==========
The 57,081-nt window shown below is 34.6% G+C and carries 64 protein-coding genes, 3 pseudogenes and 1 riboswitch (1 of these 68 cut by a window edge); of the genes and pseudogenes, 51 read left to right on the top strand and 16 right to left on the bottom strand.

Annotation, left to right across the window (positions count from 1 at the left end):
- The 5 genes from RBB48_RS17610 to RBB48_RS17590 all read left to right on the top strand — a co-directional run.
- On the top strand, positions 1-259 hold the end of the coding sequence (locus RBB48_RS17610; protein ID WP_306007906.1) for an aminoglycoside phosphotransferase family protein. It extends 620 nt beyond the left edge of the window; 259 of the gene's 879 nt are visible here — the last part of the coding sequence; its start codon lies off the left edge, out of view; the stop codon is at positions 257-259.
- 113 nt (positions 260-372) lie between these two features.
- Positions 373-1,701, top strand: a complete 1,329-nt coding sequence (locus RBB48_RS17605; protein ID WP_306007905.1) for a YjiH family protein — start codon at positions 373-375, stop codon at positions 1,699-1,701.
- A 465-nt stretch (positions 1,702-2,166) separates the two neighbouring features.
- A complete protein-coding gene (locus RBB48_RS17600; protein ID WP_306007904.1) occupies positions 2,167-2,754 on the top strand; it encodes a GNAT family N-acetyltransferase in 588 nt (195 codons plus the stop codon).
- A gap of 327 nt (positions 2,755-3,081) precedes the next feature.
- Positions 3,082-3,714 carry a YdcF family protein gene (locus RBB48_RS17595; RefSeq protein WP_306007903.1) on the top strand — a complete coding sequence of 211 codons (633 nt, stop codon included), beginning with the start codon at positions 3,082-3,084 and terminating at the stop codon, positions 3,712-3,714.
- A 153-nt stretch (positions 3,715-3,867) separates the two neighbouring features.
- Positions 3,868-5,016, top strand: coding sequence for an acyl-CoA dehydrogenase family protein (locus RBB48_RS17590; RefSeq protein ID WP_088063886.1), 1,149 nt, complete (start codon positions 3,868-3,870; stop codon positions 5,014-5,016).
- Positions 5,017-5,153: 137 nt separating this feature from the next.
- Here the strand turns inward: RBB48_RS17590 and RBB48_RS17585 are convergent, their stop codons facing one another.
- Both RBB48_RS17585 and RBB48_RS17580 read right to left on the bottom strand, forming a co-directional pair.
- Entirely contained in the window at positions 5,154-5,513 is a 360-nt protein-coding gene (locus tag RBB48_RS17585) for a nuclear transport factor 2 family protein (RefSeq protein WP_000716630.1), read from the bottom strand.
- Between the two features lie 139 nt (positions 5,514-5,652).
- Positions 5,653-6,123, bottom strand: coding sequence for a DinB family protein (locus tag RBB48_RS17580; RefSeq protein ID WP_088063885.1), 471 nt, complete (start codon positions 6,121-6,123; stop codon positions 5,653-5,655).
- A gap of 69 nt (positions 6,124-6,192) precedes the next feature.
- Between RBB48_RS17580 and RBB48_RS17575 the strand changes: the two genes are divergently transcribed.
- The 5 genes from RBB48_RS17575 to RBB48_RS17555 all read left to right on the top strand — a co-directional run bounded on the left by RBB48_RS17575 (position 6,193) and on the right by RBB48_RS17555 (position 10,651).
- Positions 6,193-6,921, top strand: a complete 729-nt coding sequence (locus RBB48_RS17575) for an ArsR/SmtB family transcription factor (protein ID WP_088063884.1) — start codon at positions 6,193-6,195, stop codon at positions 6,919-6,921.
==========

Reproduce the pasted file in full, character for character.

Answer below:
The 57,081-nt window shown below is 34.6% G+C and carries 64 protein-coding genes, 3 pseudogenes and 1 riboswitch (1 of these 68 cut by a window edge); of the genes and pseudogenes, 51 read left to right on the top strand and 16 right to left on the bottom strand.

Annotation, left to right across the window (positions count from 1 at the left end):
- The 5 genes from RBB48_RS17610 to RBB48_RS17590 all read left to right on the top strand — a co-directional run.
- On the top strand, positions 1-259 hold the end of the coding sequence (locus RBB48_RS17610; protein ID WP_306007906.1) for an aminoglycoside phosphotransferase family protein. It extends 620 nt beyond the left edge of the window; 259 of the gene's 879 nt are visible here — the last part of the coding sequence; its start codon lies off the left edge, out of view; the stop codon is at positions 257-259.
- 113 nt (positions 260-372) lie between these two features.
- Positions 373-1,701, top strand: a complete 1,329-nt coding sequence (locus RBB48_RS17605; protein ID WP_306007905.1) for a YjiH family protein — start codon at positions 373-375, stop codon at positions 1,699-1,701.
- A 465-nt stretch (positions 1,702-2,166) separates the two neighbouring features.
- A complete protein-coding gene (locus RBB48_RS17600; protein ID WP_306007904.1) occupies positions 2,167-2,754 on the top strand; it encodes a GNAT family N-acetyltransferase in 588 nt (195 codons plus the stop codon).
- A gap of 327 nt (positions 2,755-3,081) precedes the next feature.
- Positions 3,082-3,714 carry a YdcF family protein gene (locus RBB48_RS17595; RefSeq protein WP_306007903.1) on the top strand — a complete coding sequence of 211 codons (633 nt, stop codon included), beginning with the start codon at positions 3,082-3,084 and terminating at the stop codon, positions 3,712-3,714.
- A 153-nt stretch (positions 3,715-3,867) separates the two neighbouring features.
- Positions 3,868-5,016, top strand: coding sequence for an acyl-CoA dehydrogenase family protein (locus RBB48_RS17590; RefSeq protein ID WP_088063886.1), 1,149 nt, complete (start codon positions 3,868-3,870; stop codon positions 5,014-5,016).
- Positions 5,017-5,153: 137 nt separating this feature from the next.
- Here the strand turns inward: RBB48_RS17590 and RBB48_RS17585 are convergent, their stop codons facing one another.
- Both RBB48_RS17585 and RBB48_RS17580 read right to left on the bottom strand, forming a co-directional pair.
- Entirely contained in the window at positions 5,154-5,513 is a 360-nt protein-coding gene (locus tag RBB48_RS17585) for a nuclear transport factor 2 family protein (RefSeq protein WP_000716630.1), read from the bottom strand.
- Between the two features lie 139 nt (positions 5,514-5,652).
- Positions 5,653-6,123, bottom strand: coding sequence for a DinB family protein (locus tag RBB48_RS17580; RefSeq protein ID WP_088063885.1), 471 nt, complete (start codon positions 6,121-6,123; stop codon positions 5,653-5,655).
- A gap of 69 nt (positions 6,124-6,192) precedes the next feature.
- Between RBB48_RS17580 and RBB48_RS17575 the strand changes: the two genes are divergently transcribed.
- The 5 genes from RBB48_RS17575 to RBB48_RS17555 all read left to right on the top strand — a co-directional run bounded on the left by RBB48_RS17575 (position 6,193) and on the right by RBB48_RS17555 (position 10,651).
- Positions 6,193-6,921, top strand: a complete 729-nt coding sequence (locus RBB48_RS17575) for an ArsR/SmtB family transcription factor (protein ID WP_088063884.1) — start codon at positions 6,193-6,195, stop codon at positions 6,919-6,921.